When I learned that she published a second novel, Consider This, Señora, also set in Mexico, when she was 83, she became my muse.

With that impetus, I began to call myself a Writer. To non-writers, that doesn’t sound like the big step it is. Taking oneself seriously in a professional sense takes more courage than the uninitiated imagine. I had written for children and pitched my work at writers conferences with no success. At the same time, I had taken two classes in writing personal narrative, but with my self-imposed age deadline looming, I pushed myself to take three consecutive classes on memoir at UCSD Extension and kept writing.

In 2011, when I retired from full-time teaching, I joined a read and critique group with the express purpose of combining my collection of personal essays into a memoir. With only six years to go before my seventy-third birthday, it was time to get serious.

In 2013, with the encouragement of my fellow writers, I submitted two pieces to the Chicken Soup for the Soul books, and kept on writing.

On March 22, 2017, I turned 73, still unpublished. After multiple revisions, my memoir was finished and had gone out to and been rejected by multiple agents. Still without a contract, I acknowledged that I had failed to achieve my goal of matching Harriet Doerr’s inspiring example. I hadn’t given up, and I kept on writing, but the year ended on a note of regret.

Then, a few days ago on Thursday, March 8, the International Day of the Woman, while I was still 73, I was sitting at my writing group when an email showed up in my inbox from…Chicken Soup for the Soul: The Empowered Woman.

Congratulations, it read. Your story, Lighting Fires, has been selected from thousands of submissions to be published in this edition! The book is on its way to the printers and will be in bookstores on May 1, 2018. Your check will be mailed to you about a month later.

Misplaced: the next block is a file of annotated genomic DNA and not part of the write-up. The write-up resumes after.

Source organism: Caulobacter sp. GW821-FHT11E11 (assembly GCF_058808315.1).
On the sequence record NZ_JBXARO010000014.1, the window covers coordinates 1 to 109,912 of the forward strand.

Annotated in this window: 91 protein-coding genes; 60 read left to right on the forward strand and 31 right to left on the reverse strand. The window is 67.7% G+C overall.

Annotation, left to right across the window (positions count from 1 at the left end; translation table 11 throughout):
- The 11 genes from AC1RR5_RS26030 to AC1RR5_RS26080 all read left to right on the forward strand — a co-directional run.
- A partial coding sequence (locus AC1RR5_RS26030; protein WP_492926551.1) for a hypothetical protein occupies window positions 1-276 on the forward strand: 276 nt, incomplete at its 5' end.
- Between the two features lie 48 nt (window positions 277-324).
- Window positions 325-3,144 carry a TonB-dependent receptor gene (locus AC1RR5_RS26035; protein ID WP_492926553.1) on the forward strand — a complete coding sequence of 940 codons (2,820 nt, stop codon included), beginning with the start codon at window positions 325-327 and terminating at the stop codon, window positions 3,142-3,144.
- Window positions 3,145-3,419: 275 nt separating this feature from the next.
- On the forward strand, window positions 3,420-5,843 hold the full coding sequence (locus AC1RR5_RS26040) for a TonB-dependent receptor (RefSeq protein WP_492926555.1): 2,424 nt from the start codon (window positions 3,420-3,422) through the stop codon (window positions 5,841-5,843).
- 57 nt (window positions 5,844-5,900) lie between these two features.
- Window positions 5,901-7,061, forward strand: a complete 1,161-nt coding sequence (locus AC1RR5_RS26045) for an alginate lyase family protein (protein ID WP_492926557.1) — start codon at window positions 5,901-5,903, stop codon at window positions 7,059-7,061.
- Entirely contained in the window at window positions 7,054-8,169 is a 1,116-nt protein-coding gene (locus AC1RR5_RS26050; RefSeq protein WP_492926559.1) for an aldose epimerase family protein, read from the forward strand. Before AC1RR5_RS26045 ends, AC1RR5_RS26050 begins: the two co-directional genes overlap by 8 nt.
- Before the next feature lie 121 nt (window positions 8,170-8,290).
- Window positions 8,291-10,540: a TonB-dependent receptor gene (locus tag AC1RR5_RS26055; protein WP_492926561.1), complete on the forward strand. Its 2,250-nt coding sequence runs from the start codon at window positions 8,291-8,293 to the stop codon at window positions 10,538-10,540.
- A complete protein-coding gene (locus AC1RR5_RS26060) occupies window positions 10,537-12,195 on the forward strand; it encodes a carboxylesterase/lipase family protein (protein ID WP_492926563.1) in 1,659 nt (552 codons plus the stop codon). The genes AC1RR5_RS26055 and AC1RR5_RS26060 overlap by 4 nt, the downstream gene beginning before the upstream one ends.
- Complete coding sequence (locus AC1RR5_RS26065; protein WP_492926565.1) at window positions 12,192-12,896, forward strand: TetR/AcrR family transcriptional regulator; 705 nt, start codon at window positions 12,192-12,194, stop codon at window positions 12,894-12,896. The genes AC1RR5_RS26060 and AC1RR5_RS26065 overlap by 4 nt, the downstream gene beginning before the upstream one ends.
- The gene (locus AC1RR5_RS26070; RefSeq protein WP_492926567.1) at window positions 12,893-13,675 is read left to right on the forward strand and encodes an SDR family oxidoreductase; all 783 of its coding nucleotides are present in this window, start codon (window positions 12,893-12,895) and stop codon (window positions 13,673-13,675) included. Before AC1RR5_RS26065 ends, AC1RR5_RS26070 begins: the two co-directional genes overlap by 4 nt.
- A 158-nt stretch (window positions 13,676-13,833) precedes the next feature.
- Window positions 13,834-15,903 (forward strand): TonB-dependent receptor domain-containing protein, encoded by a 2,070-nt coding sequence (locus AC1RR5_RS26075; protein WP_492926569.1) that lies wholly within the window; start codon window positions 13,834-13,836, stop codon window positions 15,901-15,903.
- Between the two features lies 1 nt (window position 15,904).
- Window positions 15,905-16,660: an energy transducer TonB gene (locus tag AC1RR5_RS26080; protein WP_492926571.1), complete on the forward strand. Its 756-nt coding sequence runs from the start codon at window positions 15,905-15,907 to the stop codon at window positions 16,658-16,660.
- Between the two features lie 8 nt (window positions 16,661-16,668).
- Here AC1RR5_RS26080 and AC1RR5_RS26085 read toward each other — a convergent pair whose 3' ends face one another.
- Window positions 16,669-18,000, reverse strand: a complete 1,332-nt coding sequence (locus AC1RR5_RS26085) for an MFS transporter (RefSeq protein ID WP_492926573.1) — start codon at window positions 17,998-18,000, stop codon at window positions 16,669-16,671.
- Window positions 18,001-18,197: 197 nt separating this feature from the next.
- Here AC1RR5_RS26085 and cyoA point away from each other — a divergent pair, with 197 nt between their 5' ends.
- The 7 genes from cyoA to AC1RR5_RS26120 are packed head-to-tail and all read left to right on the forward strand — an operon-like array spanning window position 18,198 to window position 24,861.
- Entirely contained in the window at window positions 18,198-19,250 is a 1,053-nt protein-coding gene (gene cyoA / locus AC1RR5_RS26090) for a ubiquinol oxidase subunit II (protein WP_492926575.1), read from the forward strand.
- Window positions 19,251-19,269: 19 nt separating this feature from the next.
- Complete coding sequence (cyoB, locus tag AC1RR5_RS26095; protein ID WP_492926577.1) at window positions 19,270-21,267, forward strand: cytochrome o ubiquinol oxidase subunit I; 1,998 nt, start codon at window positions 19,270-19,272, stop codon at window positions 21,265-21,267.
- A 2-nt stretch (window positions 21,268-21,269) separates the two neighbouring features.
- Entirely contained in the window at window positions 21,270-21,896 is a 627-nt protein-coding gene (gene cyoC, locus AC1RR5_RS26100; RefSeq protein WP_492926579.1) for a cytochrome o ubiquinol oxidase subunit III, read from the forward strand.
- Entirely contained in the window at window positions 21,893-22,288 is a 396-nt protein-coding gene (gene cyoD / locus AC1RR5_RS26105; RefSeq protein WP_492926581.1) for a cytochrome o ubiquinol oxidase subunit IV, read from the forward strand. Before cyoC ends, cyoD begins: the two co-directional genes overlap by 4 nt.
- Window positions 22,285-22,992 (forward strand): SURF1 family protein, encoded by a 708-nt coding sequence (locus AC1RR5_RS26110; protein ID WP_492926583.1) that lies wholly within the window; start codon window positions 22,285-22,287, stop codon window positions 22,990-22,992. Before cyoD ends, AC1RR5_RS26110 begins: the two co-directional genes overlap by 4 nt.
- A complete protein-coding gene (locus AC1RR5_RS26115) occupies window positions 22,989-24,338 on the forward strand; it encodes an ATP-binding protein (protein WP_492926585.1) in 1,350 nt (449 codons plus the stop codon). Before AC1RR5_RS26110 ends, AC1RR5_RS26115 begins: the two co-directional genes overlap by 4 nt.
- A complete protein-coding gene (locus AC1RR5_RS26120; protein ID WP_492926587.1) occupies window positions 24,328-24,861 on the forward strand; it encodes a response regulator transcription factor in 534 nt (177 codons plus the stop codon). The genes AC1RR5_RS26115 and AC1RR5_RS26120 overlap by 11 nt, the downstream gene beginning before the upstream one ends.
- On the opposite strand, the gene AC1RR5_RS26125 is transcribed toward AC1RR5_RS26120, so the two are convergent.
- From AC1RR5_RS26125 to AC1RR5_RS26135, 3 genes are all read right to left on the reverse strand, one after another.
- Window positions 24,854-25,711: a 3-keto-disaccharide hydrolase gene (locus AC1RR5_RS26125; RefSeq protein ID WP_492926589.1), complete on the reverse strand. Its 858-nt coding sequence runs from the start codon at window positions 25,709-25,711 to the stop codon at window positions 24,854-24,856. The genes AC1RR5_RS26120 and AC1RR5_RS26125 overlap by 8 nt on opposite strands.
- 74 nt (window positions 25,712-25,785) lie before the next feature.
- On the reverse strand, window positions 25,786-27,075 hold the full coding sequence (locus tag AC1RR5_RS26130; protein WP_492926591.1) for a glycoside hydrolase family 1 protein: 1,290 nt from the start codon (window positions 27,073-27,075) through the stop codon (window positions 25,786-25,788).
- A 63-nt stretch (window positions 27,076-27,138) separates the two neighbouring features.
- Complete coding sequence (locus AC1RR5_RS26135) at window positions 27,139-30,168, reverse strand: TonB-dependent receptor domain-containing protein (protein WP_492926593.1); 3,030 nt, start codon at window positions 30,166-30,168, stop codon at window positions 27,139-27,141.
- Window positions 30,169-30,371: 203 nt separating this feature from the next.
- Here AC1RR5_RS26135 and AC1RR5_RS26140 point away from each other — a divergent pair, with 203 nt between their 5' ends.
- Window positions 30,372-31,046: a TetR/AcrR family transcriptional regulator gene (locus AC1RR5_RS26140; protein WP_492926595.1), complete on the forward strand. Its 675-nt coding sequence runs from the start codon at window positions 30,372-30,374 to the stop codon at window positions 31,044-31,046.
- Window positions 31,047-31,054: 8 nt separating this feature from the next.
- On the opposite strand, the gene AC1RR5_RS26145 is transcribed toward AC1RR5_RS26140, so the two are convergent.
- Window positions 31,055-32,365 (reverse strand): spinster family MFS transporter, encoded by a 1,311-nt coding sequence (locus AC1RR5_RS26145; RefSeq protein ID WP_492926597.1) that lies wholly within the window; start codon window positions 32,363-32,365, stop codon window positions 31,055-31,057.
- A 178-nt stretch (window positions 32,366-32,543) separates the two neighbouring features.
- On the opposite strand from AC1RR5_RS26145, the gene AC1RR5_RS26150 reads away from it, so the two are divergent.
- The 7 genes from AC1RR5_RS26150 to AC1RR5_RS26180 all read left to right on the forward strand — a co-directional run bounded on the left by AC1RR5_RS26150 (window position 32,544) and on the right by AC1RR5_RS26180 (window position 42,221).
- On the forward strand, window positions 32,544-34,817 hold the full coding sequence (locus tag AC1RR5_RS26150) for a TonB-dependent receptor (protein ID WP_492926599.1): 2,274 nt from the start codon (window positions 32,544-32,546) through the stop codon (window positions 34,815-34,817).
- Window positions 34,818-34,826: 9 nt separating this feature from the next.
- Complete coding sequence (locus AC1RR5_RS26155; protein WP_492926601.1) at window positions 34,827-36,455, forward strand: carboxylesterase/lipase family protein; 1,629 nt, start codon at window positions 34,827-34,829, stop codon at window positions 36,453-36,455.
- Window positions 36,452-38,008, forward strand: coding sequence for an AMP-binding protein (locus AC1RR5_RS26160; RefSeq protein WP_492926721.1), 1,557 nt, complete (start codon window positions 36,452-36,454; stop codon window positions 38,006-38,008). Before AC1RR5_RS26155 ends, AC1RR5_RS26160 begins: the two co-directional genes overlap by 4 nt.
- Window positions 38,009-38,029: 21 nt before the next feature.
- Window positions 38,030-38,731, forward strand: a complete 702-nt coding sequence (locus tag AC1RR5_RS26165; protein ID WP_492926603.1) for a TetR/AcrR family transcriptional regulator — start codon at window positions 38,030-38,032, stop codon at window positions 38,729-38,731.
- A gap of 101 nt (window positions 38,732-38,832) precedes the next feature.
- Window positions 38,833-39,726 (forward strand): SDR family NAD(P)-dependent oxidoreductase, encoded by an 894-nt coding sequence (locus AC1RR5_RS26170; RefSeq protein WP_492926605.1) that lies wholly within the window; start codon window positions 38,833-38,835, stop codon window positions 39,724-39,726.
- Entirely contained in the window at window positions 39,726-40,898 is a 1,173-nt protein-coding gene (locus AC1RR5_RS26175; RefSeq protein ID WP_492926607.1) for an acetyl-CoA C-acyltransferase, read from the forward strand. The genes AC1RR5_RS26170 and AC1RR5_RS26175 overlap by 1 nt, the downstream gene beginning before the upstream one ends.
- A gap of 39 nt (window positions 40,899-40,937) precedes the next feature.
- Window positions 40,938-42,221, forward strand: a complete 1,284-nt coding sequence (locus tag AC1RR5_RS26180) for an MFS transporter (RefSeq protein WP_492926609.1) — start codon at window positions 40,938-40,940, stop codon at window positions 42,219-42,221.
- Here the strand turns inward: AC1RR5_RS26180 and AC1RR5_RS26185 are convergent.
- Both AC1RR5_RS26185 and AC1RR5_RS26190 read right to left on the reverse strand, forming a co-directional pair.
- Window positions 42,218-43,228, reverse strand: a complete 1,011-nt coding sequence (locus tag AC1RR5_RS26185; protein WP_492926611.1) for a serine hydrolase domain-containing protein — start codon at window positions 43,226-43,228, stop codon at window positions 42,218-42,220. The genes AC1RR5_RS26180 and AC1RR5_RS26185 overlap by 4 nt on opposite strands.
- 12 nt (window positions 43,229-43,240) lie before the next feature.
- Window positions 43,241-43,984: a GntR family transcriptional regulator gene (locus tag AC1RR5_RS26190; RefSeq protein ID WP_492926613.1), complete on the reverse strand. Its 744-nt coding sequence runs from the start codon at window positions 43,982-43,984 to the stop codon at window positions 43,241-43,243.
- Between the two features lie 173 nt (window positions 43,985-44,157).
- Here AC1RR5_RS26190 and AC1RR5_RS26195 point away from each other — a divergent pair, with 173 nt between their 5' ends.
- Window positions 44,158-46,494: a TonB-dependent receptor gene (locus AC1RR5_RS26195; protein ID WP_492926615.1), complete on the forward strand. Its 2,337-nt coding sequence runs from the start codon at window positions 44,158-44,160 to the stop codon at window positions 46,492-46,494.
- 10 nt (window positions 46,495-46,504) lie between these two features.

Being published is a goal; getting paid is validation.

So Harriet, it’s not a whole book, and I don’t have an agent, a contract for the memoir, or even a very good title, but this totally counts: I am still 73 and my story will be published this year, I will get paid, and you will remain my muse.

New Goal: Publish two memoirs by the time I’m 83. Only 10 years to go.

a photo of guest blogger Nancy Villalobos Nancy has been a member of the San Diego writing community for the past seventeen years, taking multiple courses at UCSD Extension as well as attending Marni Freedman’s ThursdayRead and Critique group in Encinitas. She lives in Carlsbad with her Cavalier King Charles Spaniel, Coco.

The Books on Marni’s Floor

A stack of books on the floor in Marni's officeWelcome to a new, regular column here on Feisty.  Let’s dive right in. So, why are the books on my floor, you might wonder, and not on the bookshelf?

  1. Because I have run out of bookshelf space.
  2. I have found that the ones I am truly loving and chewing on and underlining like mad are often stacked on the floor of my office.  See, truth be told, even if I hadn’t run out of space, I find that I sort of love to be surrounded by my favorite books when I’m in my office.  Now, before you go sending me instructions about creating more space in my life or telling me I need more bookshelves, let me just say, I’ve heard it all, and I have a problem.  I buy more books than I can house. And I’m okay with it.

But all of this insanity can benefit you, my adorable reader.  Because I want to introduce you to these books on my floor, one at a time, in the hopes that you will fall in love as I have.